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Title: Endogenous S-nitrosocysteine proteomic inventories identify a core of proteins in heart metabolic pathways.

Authors: Lau, Benjamin; Fazelinia, Hossein; Mohanty, Ipsita; Raimo, Serena; Tenopoulou, Margarita; Doulias, Paschalis-Thomas; Ischiropoulos, Harry

Published In Redox Biol, (2021 11)

Abstract: Protein cysteine residues are essential for protein folding, participate in enzymatic catalysis, and coordinate the binding of metal ions to proteins. Enzymatically catalyzed and redox-dependent post-translational modifications of cysteine residues are also critical for signal transduction and regulation of protein function and localization. S-nitrosylation, the addition of a nitric oxide equivalent to a cysteine residue, is a redox-dependent modification. In this study, we curated and analyzed four different studies that employed various chemoselective platforms coupled to mass spectrometry to precisely identify S-nitrosocysteine residues in mouse heart proteins. Collectively 1974 S-nitrosocysteine residues in 761 proteins were identified and 33.4% were identified in two or more studies. A core of 75 S-nitrosocysteine residues in 44 proteins were identified in all four studies. Bioinformatic analysis of each study indicated a significant enrichment of mitochondrial proteins participating in metabolism. Regulatory proteins in glycolysis, TCA cycle, oxidative phosphorylation and ATP production, long chain fatty acid β-oxidation, and ketone and amino acid metabolism constitute the major functional pathways impacted by protein S-nitrosylation. In the cardiovascular system, nitric oxide signaling regulates vasodilation and cardiac muscle contractility. The meta-analysis of the proteomic data supports the hypothesis that nitric oxide signaling via protein S-nitrosylation is also a regulator of cardiomyocyte metabolism that coordinates fuel utilization to maximize ATP production. As such, protein cysteine S-nitrosylation represents a third functional dimension of nitric oxide signaling in the cardiovascular system to ensure optimal cardiac function.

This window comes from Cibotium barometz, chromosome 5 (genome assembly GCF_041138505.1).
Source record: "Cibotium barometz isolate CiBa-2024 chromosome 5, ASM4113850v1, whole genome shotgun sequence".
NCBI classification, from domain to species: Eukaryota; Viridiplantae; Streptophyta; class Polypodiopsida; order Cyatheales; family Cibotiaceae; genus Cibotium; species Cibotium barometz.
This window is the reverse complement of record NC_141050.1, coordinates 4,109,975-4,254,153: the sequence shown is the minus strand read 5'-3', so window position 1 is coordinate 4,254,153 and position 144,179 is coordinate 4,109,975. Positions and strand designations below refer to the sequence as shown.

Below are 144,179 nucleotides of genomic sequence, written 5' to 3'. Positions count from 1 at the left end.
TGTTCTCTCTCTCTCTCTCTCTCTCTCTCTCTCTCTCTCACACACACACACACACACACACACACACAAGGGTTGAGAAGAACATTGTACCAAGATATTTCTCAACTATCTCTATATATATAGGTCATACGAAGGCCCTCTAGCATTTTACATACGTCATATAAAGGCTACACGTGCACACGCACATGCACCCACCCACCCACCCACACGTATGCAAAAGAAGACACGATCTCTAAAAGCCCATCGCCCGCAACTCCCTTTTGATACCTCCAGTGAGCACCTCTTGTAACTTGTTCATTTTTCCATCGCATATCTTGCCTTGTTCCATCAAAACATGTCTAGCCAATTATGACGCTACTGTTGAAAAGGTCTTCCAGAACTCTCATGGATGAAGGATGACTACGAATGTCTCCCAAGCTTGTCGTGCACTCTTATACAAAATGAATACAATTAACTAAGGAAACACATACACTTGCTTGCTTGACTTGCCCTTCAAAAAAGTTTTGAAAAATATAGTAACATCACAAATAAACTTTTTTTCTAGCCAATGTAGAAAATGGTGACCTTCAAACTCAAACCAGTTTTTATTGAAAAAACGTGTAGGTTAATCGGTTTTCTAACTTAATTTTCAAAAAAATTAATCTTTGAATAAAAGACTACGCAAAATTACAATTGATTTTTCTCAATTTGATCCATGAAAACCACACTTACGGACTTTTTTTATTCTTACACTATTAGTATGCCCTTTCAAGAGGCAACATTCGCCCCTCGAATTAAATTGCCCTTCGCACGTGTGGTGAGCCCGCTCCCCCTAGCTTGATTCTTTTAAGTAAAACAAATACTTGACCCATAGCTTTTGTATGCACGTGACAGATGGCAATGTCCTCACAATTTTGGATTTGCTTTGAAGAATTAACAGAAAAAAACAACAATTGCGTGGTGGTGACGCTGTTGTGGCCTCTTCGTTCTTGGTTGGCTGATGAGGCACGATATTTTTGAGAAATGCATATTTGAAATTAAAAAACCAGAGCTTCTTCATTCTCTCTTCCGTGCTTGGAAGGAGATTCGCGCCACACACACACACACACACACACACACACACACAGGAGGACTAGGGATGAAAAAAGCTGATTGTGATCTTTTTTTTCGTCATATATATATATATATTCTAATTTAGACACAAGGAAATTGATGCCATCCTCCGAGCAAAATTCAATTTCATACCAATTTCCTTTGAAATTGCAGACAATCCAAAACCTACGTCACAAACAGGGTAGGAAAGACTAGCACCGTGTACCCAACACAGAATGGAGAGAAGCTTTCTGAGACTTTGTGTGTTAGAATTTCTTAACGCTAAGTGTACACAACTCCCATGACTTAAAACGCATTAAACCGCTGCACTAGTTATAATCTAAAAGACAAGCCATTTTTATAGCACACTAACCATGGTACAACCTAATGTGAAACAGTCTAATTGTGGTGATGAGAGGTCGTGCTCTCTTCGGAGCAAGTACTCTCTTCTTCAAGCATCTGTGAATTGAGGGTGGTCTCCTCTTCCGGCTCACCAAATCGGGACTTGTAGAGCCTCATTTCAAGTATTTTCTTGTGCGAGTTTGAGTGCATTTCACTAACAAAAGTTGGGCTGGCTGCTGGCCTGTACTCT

PubMed ID: 34610554 Exiting the NIEHS site

MeSH Terms: No MeSH terms associated with this publication

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